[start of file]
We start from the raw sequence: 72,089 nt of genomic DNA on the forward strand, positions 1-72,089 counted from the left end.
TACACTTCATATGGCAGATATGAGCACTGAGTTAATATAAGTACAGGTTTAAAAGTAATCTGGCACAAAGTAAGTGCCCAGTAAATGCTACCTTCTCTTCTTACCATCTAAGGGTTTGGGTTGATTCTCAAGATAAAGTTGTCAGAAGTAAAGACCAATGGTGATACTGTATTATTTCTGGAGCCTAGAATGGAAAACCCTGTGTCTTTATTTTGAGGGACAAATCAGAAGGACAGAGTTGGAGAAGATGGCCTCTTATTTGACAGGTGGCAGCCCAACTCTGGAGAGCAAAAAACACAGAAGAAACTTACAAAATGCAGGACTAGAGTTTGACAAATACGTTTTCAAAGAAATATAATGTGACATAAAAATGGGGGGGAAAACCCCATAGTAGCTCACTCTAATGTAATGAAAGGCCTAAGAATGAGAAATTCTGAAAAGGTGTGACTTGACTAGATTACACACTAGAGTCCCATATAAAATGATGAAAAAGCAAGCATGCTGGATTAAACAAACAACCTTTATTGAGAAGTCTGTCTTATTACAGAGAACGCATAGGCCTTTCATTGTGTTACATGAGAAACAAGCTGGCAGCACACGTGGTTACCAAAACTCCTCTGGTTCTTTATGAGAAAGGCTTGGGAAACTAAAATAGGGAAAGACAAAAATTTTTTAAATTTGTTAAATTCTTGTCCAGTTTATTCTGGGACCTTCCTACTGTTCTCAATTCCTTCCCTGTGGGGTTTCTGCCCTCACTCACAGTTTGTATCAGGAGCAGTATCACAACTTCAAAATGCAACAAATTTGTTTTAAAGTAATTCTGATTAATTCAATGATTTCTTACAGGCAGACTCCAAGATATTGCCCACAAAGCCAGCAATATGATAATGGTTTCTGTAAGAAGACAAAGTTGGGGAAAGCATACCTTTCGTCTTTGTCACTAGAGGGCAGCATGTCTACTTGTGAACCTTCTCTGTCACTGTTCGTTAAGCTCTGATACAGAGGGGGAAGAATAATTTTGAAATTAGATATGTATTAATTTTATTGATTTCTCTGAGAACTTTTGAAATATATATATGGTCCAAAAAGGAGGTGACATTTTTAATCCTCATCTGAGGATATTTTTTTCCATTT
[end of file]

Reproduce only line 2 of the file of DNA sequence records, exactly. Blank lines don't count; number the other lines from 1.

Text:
TACACTTCATATGGCAGATATGAGCACTGAGTTAATATAAGTACAGGTTTAAAAGTAATCTGGCACAAAGTAAGTGCCCAGTAAATGCTACCTTCTCTTCTTACCATCTAAGGGTTTGGGTTGATTCTCAAGATAAAGTTGTCAGAAGTAAAGACCAATGGTGATACTGTATTATTTCTGGAGCCTAGAATGGAAAACCCTGTGTCTTTATTTTGAGGGACAAATCAGAAGGACAGAGTTGGAGAAGATGGCCTCTTATTTGACAGGTGGCAGCCCAACTCTGGAGAGCAAAAAACACAGAAGAAACTTACAAAATGCAGGACTAGAGTTTGACAAATACGTTTTCAAAGAAATATAATGTGACATAAAAATGGGGGGGAAAACCCCATAGTAGCTCACTCTAATGTAATGAAAGGCCTAAGAATGAGAAATTCTGAAAAGGTGTGACTTGACTAGATTACACACTAGAGTCCCATATAAAATGATGAAAAAGCAAGCATGCTGGATTAAACAAACAACCTTTATTGAGAAGTCTGTCTTATTACAGAGAACGCATAGGCCTTTCATTGTGTTACATGAGAAACAAGCTGGCAGCACACGTGGTTACCAAAACTCCTCTGGTTCTTTATGAGAAAGGCTTGGGAAACTAAAATAGGGAAAGACAAAAATTTTTTAAATTTGTTAAATTCTTGTCCAGTTTATTCTGGGACCTTCCTACTGTTCTCAATTCCTTCCCTGTGGGGTTTCTGCCCTCACTCACAGTTTGTATCAGGAGCAGTATCACAACTTCAAAATGCAACAAATTTGTTTTAAAGTAATTCTGATTAATTCAATGATTTCTTACAGGCAGACTCCAAGATATTGCCCACAAAGCCAGCAATATGATAATGGTTTCTGTAAGAAGACAAAGTTGGGGAAAGCATACCTTTCGTCTTTGTCACTAGAGGGCAGCATGTCTACTTGTGAACCTTCTCTGTCACTGTTCGTTAAGCTCTGATACAGAGGGGGAAGAATAATTTTGAAATTAGATATGTATTAATTTTATTGATTTCTCTGAGAACTTTTGAAATATATATATGGTCCAAAAAGGAGGTGACATTTTTAATCCTCATCTGAGGATATTTTTTTCCATTT